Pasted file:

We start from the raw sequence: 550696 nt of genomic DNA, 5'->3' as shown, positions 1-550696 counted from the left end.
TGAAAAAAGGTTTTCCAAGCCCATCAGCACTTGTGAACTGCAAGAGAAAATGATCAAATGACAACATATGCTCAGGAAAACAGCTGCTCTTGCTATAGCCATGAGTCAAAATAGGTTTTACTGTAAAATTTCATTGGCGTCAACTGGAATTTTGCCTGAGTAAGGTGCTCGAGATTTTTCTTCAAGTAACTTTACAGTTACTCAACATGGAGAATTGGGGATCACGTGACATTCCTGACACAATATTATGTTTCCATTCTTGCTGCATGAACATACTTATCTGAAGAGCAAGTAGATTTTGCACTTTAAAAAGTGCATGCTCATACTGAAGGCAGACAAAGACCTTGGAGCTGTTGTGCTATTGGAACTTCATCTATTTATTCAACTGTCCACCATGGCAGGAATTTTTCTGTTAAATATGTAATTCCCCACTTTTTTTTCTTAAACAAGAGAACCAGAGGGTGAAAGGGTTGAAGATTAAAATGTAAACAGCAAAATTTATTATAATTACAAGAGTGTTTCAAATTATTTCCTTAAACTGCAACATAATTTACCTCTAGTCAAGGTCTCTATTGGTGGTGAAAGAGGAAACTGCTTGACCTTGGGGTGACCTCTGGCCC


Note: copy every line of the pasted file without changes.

We start from the raw sequence: 550696 nt of genomic DNA, 5'->3' as shown, positions 1-550696 counted from the left end.
TGAAAAAAGGTTTTCCAAGCCCATCAGCACTTGTGAACTGCAAGAGAAAATGATCAAATGACAACATATGCTCAGGAAAACAGCTGCTCTTGCTATAGCCATGAGTCAAAATAGGTTTTACTGTAAAATTTCATTGGCGTCAACTGGAATTTTGCCTGAGTAAGGTGCTCGAGATTTTTCTTCAAGTAACTTTACAGTTACTCAACATGGAGAATTGGGGATCACGTGACATTCCTGACACAATATTATGTTTCCATTCTTGCTGCATGAACATACTTATCTGAAGAGCAAGTAGATTTTGCACTTTAAAAAGTGCATGCTCATACTGAAGGCAGACAAAGACCTTGGAGCTGTTGTGCTATTGGAACTTCATCTATTTATTCAACTGTCCACCATGGCAGGAATTTTTCTGTTAAATATGTAATTCCCCACTTTTTTTTCTTAAACAAGAGAACCAGAGGGTGAAAGGGTTGAAGATTAAAATGTAAACAGCAAAATTTATTATAATTACAAGAGTGTTTCAAATTATTTCCTTAAACTGCAACATAATTTACCTCTAGTCAAGGTCTCTATTGGTGGTGAAAGAGGAAACTGCTTGACCTTGGGGTGACCTCTGGCCC